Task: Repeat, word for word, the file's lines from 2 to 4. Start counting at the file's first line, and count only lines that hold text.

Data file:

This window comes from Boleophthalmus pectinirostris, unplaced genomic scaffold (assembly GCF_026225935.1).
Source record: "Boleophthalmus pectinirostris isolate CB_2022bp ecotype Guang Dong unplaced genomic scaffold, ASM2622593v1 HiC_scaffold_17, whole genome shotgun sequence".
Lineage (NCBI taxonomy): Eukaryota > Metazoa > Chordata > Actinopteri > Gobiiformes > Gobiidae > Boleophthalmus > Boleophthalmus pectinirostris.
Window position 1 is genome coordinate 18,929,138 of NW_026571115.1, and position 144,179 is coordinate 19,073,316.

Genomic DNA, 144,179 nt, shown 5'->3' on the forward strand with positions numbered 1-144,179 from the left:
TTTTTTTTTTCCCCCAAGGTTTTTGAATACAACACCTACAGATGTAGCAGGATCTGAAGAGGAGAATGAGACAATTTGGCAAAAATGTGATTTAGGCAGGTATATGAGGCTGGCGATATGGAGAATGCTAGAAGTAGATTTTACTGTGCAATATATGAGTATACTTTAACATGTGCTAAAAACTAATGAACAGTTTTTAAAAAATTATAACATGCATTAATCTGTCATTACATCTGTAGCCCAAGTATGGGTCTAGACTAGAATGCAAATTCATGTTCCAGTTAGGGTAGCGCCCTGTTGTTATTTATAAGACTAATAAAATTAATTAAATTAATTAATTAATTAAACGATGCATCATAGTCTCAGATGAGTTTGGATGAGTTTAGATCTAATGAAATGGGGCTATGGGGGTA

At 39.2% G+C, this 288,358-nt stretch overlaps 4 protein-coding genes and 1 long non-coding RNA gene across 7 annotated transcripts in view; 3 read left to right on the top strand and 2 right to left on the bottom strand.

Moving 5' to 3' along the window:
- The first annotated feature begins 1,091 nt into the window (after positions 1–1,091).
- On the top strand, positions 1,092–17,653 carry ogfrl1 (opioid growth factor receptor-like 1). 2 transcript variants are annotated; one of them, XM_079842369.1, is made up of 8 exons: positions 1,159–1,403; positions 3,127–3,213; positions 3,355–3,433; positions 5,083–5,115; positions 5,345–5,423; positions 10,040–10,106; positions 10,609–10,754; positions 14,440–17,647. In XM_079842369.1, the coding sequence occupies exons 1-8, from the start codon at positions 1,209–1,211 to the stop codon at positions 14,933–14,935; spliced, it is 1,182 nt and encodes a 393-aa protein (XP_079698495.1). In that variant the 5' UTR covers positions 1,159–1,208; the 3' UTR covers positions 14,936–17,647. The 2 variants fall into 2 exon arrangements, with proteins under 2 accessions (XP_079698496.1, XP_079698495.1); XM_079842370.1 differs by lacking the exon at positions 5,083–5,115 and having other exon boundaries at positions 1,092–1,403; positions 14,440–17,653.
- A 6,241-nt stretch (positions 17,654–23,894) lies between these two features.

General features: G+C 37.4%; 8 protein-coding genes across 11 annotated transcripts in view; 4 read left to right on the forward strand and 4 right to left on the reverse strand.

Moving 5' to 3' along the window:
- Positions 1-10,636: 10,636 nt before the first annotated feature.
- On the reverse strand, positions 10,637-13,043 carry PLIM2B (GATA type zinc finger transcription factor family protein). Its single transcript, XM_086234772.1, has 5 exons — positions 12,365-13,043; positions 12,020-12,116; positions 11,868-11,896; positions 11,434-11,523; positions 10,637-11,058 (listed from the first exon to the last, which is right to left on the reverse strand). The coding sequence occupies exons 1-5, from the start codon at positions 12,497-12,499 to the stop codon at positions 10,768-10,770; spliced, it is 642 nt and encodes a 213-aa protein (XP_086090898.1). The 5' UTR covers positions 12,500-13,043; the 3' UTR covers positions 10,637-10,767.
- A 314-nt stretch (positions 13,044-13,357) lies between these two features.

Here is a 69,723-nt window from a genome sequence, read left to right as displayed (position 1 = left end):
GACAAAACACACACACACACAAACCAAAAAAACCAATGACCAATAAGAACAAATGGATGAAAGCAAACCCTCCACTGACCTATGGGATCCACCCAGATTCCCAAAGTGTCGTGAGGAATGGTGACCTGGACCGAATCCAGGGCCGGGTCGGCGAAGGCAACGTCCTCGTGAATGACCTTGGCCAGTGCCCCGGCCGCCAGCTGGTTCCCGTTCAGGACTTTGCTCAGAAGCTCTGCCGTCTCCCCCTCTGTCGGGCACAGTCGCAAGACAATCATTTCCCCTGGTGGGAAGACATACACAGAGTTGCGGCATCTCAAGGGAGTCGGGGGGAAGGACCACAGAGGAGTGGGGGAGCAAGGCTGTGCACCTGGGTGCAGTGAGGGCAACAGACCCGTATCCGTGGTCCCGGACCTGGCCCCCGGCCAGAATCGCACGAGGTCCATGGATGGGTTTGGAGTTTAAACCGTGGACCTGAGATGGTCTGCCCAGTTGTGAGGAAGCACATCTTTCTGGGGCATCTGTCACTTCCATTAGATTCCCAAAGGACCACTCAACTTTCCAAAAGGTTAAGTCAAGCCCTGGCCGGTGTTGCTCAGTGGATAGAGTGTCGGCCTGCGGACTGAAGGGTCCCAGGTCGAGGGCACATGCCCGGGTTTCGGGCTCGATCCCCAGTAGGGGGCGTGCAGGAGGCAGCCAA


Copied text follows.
Source record: "Boleophthalmus pectinirostris isolate CB_2022bp ecotype Guang Dong unplaced genomic scaffold, ASM2622593v1 HiC_scaffold_17, whole genome shotgun sequence".
Lineage (NCBI taxonomy): Eukaryota > Metazoa > Chordata > Actinopteri > Gobiiformes > Gobiidae > Boleophthalmus > Boleophthalmus pectinirostris.
Window position 1 is genome coordinate 18,929,138 of NW_026571115.1, and position 144,179 is coordinate 19,073,316.